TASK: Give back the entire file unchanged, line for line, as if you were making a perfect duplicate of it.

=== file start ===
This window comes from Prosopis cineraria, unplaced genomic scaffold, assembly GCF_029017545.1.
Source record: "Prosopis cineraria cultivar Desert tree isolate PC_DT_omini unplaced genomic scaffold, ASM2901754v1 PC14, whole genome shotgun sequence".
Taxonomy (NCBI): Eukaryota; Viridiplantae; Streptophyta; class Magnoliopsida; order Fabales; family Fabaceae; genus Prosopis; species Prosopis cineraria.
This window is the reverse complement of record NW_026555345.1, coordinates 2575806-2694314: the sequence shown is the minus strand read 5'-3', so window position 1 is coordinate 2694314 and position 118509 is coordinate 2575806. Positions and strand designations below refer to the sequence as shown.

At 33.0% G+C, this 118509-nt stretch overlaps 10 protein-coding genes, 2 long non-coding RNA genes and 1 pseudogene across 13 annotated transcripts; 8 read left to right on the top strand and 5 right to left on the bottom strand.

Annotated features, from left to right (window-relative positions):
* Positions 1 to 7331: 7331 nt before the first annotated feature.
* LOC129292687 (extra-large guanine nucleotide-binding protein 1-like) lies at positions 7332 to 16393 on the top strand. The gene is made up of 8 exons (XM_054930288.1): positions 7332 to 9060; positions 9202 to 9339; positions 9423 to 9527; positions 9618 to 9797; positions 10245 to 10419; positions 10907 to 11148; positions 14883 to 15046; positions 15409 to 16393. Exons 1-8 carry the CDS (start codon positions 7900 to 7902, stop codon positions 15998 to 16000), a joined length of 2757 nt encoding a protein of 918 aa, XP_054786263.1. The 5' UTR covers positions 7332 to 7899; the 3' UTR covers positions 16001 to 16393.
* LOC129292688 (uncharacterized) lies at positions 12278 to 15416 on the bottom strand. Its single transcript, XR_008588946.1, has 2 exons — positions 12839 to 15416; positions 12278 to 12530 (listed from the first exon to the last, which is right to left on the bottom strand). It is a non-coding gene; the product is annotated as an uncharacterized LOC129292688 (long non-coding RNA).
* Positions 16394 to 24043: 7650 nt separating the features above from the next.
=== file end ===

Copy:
This window comes from Prosopis cineraria, unplaced genomic scaffold, assembly GCF_029017545.1.
Source record: "Prosopis cineraria cultivar Desert tree isolate PC_DT_omini unplaced genomic scaffold, ASM2901754v1 PC14, whole genome shotgun sequence".
Taxonomy (NCBI): Eukaryota; Viridiplantae; Streptophyta; class Magnoliopsida; order Fabales; family Fabaceae; genus Prosopis; species Prosopis cineraria.
This window is the reverse complement of record NW_026555345.1, coordinates 2575806-2694314: the sequence shown is the minus strand read 5'-3', so window position 1 is coordinate 2694314 and position 118509 is coordinate 2575806. Positions and strand designations below refer to the sequence as shown.

At 33.0% G+C, this 118509-nt stretch overlaps 10 protein-coding genes, 2 long non-coding RNA genes and 1 pseudogene across 13 annotated transcripts; 8 read left to right on the top strand and 5 right to left on the bottom strand.

Annotated features, from left to right (window-relative positions):
* Positions 1 to 7331: 7331 nt before the first annotated feature.
* LOC129292687 (extra-large guanine nucleotide-binding protein 1-like) lies at positions 7332 to 16393 on the top strand. The gene is made up of 8 exons (XM_054930288.1): positions 7332 to 9060; positions 9202 to 9339; positions 9423 to 9527; positions 9618 to 9797; positions 10245 to 10419; positions 10907 to 11148; positions 14883 to 15046; positions 15409 to 16393. Exons 1-8 carry the CDS (start codon positions 7900 to 7902, stop codon positions 15998 to 16000), a joined length of 2757 nt encoding a protein of 918 aa, XP_054786263.1. The 5' UTR covers positions 7332 to 7899; the 3' UTR covers positions 16001 to 16393.
* LOC129292688 (uncharacterized) lies at positions 12278 to 15416 on the bottom strand. Its single transcript, XR_008588946.1, has 2 exons — positions 12839 to 15416; positions 12278 to 12530 (listed from the first exon to the last, which is right to left on the bottom strand). It is a non-coding gene; the product is annotated as an uncharacterized LOC129292688 (long non-coding RNA).
* Positions 16394 to 24043: 7650 nt separating the features above from the next.